- 0Apr 14, '12 by caliotter3There are no med aides in my state. I did not know of two signatures for insulin administration until I read about it here. Frankly, I think it is not a bad idea, in theory. With the number of residents for each nurse to deal with for insulin administration, it would have been very impractical in the facilities where I worked.
- 3Apr 16, '12 by Lisap91010ugh, I think one of my most hated policies. I know there has to be a sentinel event that triggered this event somewhere, but its really not conducive to timely patient care to find another RN to double check my insulin with each dose adjustment. And with insulin drips with Q 1 hour (sometimes Q 30 minute) adjustments that lock the computer charting system until another RN can verify/chart they indeed double checked the insulin dose. Its a Major PIA and frankly takes away from patient care. 24 + dose adjustments a day are more than excessively time consuming with the extra checks. Why with our license can I adjust propofol, versed, ativan, etc.... that can surely kill you a lot faster (and more often you would probably think) without having to use another RN to cosign.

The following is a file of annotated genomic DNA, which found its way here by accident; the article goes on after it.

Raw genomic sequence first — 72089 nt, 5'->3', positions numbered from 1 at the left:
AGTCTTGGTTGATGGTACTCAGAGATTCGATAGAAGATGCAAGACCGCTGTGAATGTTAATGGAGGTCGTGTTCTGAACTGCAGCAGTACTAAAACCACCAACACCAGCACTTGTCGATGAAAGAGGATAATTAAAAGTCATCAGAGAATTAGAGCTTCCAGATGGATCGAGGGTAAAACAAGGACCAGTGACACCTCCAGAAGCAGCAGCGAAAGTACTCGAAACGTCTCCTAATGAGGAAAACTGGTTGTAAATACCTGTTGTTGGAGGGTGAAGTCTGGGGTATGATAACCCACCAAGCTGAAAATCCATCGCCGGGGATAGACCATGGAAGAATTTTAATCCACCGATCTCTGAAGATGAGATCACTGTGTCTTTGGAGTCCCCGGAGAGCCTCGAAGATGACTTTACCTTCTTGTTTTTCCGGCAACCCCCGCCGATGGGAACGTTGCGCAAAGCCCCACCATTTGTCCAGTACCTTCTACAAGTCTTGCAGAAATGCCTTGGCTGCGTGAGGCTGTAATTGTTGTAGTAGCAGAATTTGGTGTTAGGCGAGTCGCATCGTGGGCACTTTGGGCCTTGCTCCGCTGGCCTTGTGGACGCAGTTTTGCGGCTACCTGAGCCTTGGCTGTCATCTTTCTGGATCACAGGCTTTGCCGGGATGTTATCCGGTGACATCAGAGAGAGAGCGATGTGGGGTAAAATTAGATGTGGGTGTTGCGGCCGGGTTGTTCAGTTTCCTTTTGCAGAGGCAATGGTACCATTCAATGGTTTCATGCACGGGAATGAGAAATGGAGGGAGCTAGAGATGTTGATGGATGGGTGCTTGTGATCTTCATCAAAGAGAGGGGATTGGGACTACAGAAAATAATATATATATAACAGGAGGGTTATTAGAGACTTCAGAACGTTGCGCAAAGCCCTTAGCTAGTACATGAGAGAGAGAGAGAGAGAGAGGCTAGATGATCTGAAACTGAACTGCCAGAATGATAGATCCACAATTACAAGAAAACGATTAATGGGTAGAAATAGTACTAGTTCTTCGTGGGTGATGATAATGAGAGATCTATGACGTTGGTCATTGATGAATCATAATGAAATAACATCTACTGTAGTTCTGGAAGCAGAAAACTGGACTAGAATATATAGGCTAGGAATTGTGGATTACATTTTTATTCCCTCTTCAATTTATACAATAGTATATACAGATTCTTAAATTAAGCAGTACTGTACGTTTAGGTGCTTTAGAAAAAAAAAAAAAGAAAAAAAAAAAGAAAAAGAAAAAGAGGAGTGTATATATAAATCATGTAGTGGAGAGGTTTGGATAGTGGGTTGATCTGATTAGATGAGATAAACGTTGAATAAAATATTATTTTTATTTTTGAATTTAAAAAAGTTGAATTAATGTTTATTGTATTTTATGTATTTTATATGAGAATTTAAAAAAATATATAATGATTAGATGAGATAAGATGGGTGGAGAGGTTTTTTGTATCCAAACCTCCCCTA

If 2 RN's are truly needed for safe patient care I would definitely have more time on my hands at work and all these new grads would have all kinds of work.
- 1Apr 16, '12 by eatmysoxRNI think it's funny they trust me to draw up morphine and administer that accurately, but not insulin...